What excites me about teaching theology to the Z-generation is their unabated courage. Admittedly, their actions online and public voices could get them into some pickles at times, but they model for previous generations the need to be concerned about things that matter, eternal things that matter to God. Issues of social justice, accountability, transparency, solidarity, lasting peace, and equity are important to my students even if they do not share the same commitment to organized religion their parents do.
Their fresh voices are critical, but they also need to be political, in the best sense of the word, to achieve results. When teaching a course on social justice, I encourage my students to reflect on three moves others have made to create social change. The first move is to study carefully the behaviors of ancestors who wished to communicate who God is and the divine plan. I invite students to study the prophets who call people back to the terms of the covenant. Prophetic voices direct people to see how their misery is a result of their deviation from the fundamental agreement between God and humanity. In fact, they are not only the inheritors of such horror, but in many instances, the perpetrators. Students recognize that they must be clear on how they understand justice and take responsibility for their own complicity in the evil of which they speak.
None of the prophets seem quite comfortable in their vocation. Their calling displaced them from comfort to speak on God’s behalf. As they came to embody God’s vision, however, their voices became clear, emboldened, and confident. Once students realize that their call to rectify injustice is part of an eternal effort, their voices are are similarly strengthened.
Next, I turn to the life of Jesus. Whether a student is a believer is not my concern. It is about examining Jesus’ movements to invite people to inhabit the vision and values of the basileia ton ouranon. Four dimensions of Jesus’ ministry strike me as examples of effective preaching. First, Jesus used vivid imagery to illustrate what God’s justice demanded. These stories invited listeners into a process that captured their imaginations and hearts. Second, like the prophets, Jesus was unafraid to eat with his opponents and call out the leaders of his people and identify how they had strayed from their responsibilities. Third, Jesus made time to recharge through prayer and intimate relationships. Finally, Jesus was an individual of integrity. His actions supported his words. Students generally appreciate the need to communicate data and share narratives. They waiver on engaging their adversaries, taking time for themselves, and being models of authenticity.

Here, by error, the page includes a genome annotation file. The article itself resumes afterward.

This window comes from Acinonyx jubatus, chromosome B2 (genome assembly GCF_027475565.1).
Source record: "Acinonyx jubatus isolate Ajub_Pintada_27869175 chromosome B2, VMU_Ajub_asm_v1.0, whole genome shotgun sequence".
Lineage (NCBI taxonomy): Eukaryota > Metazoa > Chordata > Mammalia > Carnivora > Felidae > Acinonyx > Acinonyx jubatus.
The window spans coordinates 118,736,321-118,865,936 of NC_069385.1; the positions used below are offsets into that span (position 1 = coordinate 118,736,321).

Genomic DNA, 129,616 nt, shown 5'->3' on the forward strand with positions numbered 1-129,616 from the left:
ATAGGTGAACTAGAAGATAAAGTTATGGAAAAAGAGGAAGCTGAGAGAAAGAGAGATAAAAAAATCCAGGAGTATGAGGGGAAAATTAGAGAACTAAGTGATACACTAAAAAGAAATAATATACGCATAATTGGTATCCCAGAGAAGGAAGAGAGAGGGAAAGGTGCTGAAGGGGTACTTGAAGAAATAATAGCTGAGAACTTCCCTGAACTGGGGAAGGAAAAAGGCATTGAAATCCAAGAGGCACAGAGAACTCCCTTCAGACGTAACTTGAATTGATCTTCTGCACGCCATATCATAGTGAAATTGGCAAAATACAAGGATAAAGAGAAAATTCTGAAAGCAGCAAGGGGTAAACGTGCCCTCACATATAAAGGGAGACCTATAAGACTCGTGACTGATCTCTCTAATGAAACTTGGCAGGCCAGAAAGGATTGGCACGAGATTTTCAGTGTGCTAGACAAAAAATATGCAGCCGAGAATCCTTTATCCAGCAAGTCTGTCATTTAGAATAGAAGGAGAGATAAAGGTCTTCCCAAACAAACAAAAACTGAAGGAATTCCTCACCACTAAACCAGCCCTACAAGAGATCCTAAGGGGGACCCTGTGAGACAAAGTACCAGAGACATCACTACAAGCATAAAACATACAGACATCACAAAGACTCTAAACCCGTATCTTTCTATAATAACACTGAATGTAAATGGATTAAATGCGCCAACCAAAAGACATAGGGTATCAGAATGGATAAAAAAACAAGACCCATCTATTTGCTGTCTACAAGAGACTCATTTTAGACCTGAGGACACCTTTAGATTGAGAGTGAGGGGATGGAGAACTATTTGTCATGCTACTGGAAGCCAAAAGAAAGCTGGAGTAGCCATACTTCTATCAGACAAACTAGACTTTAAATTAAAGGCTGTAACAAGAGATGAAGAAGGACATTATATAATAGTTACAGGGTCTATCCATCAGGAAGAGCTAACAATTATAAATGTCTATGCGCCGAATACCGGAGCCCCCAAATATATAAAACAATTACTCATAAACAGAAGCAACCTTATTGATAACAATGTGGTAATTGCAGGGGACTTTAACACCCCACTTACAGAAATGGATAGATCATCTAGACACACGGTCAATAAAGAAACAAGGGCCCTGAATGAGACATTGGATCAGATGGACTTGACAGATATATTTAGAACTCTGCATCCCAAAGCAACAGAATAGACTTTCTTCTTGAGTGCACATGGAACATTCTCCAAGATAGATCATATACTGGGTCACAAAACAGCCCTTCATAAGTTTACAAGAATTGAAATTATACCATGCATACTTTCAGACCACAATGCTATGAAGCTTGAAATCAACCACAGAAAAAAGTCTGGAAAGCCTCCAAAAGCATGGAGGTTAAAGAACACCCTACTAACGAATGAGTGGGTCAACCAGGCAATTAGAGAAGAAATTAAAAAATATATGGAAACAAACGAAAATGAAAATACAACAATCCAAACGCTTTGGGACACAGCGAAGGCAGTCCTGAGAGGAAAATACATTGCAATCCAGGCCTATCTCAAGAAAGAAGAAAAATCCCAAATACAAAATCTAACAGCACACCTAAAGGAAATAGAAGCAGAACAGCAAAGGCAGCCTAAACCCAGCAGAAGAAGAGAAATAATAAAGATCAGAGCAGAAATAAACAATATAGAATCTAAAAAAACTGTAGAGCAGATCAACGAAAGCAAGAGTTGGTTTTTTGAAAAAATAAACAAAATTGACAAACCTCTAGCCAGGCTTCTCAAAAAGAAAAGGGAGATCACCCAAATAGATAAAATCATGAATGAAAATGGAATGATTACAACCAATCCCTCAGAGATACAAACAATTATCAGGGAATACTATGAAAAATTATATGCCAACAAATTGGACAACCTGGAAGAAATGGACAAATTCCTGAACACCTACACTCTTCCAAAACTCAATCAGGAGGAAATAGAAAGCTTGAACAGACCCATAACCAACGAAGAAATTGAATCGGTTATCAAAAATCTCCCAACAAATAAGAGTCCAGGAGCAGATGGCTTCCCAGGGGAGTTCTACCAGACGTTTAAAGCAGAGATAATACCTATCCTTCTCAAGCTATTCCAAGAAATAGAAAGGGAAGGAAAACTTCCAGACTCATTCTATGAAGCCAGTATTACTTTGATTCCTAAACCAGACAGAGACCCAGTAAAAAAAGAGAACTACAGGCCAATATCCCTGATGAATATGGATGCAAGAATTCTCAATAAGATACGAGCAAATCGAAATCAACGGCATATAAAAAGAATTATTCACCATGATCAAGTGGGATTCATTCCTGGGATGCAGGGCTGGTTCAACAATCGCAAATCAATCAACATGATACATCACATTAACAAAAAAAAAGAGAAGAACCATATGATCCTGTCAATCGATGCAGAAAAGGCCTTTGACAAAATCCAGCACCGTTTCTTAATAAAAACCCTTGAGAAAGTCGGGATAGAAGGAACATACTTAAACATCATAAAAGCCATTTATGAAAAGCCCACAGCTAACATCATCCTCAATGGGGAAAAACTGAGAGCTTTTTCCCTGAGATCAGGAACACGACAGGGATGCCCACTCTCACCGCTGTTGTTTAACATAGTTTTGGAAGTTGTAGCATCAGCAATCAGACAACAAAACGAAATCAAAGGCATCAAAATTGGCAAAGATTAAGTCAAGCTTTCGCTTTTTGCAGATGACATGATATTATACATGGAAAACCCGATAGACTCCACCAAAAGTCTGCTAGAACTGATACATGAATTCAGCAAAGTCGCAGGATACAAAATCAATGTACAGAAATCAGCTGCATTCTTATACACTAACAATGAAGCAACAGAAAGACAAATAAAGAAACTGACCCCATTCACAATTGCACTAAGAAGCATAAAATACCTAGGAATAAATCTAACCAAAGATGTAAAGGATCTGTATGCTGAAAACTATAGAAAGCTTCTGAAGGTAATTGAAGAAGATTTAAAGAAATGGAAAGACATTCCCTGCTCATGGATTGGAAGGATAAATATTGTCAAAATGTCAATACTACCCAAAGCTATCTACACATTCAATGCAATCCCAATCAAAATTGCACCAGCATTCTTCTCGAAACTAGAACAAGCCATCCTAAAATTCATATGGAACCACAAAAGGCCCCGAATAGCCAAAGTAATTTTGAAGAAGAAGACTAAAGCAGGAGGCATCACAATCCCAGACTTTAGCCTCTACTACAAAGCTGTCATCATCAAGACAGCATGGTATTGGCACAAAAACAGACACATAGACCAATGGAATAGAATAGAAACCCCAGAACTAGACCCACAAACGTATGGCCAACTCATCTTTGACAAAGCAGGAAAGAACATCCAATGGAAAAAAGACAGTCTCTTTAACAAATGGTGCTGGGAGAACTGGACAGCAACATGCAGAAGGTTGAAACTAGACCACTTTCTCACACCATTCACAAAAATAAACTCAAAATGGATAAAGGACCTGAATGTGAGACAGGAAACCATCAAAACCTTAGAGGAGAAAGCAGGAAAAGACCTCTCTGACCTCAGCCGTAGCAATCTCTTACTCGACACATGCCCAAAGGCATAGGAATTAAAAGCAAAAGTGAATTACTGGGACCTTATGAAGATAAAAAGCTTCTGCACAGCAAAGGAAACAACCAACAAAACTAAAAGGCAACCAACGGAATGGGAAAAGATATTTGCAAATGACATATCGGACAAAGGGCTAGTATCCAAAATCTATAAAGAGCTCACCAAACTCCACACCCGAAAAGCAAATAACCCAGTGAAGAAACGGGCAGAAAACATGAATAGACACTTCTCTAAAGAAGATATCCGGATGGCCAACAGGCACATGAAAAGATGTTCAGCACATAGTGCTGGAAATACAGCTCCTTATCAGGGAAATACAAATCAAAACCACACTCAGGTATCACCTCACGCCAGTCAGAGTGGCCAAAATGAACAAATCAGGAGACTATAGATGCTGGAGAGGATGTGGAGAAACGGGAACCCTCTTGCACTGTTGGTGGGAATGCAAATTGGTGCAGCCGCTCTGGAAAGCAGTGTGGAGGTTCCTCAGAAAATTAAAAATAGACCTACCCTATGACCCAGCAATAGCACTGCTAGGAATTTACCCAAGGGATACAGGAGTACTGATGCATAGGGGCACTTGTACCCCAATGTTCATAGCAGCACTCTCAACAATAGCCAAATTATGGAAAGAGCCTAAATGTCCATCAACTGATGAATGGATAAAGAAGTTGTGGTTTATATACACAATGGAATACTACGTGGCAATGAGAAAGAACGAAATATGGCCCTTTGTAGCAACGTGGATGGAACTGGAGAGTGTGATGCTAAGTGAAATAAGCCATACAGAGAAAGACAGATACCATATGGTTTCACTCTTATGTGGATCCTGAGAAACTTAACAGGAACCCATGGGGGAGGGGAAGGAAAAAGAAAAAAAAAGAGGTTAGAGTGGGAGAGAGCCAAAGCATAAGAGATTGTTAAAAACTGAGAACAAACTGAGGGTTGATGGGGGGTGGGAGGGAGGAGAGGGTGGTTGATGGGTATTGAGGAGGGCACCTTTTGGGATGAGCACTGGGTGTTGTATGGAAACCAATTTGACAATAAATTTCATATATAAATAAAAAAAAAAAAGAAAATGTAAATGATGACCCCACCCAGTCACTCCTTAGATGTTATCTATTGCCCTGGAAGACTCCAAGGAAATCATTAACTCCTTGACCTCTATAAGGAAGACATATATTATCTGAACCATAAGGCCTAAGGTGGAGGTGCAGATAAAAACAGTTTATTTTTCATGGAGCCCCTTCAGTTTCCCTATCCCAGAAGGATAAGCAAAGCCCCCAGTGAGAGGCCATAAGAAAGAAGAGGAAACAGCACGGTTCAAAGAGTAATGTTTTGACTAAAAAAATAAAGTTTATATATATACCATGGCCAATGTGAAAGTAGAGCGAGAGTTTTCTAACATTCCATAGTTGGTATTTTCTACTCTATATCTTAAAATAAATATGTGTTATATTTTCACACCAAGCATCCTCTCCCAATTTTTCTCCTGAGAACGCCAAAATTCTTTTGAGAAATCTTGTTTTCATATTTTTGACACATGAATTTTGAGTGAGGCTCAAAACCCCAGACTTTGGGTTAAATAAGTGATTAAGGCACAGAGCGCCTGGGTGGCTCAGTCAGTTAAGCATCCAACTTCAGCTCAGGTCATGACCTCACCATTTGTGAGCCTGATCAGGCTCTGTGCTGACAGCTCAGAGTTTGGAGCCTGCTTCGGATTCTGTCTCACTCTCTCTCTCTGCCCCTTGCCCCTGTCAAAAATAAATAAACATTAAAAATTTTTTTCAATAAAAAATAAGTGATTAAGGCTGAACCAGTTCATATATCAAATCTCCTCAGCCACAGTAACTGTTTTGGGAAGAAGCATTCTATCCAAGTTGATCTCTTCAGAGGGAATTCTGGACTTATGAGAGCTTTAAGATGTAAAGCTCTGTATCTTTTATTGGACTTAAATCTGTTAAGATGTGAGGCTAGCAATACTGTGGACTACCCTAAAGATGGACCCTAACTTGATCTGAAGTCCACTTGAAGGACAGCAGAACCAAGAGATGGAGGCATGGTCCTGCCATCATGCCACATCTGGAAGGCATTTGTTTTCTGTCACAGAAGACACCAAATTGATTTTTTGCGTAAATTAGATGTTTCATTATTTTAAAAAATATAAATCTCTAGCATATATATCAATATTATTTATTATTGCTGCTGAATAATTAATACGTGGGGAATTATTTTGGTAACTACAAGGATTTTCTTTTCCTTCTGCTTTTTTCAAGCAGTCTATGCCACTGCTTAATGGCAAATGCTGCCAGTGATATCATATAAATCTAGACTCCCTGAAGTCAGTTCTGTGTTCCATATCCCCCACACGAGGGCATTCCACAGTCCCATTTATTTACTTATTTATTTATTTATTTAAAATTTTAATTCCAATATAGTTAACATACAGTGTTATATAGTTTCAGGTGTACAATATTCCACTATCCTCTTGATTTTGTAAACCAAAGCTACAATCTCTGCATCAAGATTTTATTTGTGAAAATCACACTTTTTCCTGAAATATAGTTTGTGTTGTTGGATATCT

The third move I point to is that of the prophetic missionary activity of Paul of Tarsus. In Paul’s efforts to evangelize the world with the Christian message, Paul tackles the hardest reality first: he engages the Jewish community and invites them to conversion before moving onto the Gentiles. What Paul models for my students is a political maneuver that is generally not appealing. They are accustomed to building a support network primarily through crowdsourcing, but Paul’s life and mission encourages to make their cases for social justice by going first to their staunchest detractors.
This strategy of Paul’s is particularly troubling to my students. Why would someone with a vision contrary to the status quo engage opponents? When I hear this question, I remind myself that this is the generation that spends a lot of time and energy proposing their viewpoints online. Information communication technology becomes a platform then for them to enjoy supports or “likes.” Their preference for social media allows them to restrict who they follow and who follows them; ultimately their worlds become echo chambers. They hear me, but I am not sure they fully understand.
Students are a sign of hope in our very troubled and uncertain world. In their nascent knowledge and youthful energy, they are eager to change the world. Unfortunately, they do not always recognize how complicated it can be. Many give up. Yet, the prophets, Jesus, and Paul all can provide models of effective engagement and hopeful transformation of the culture.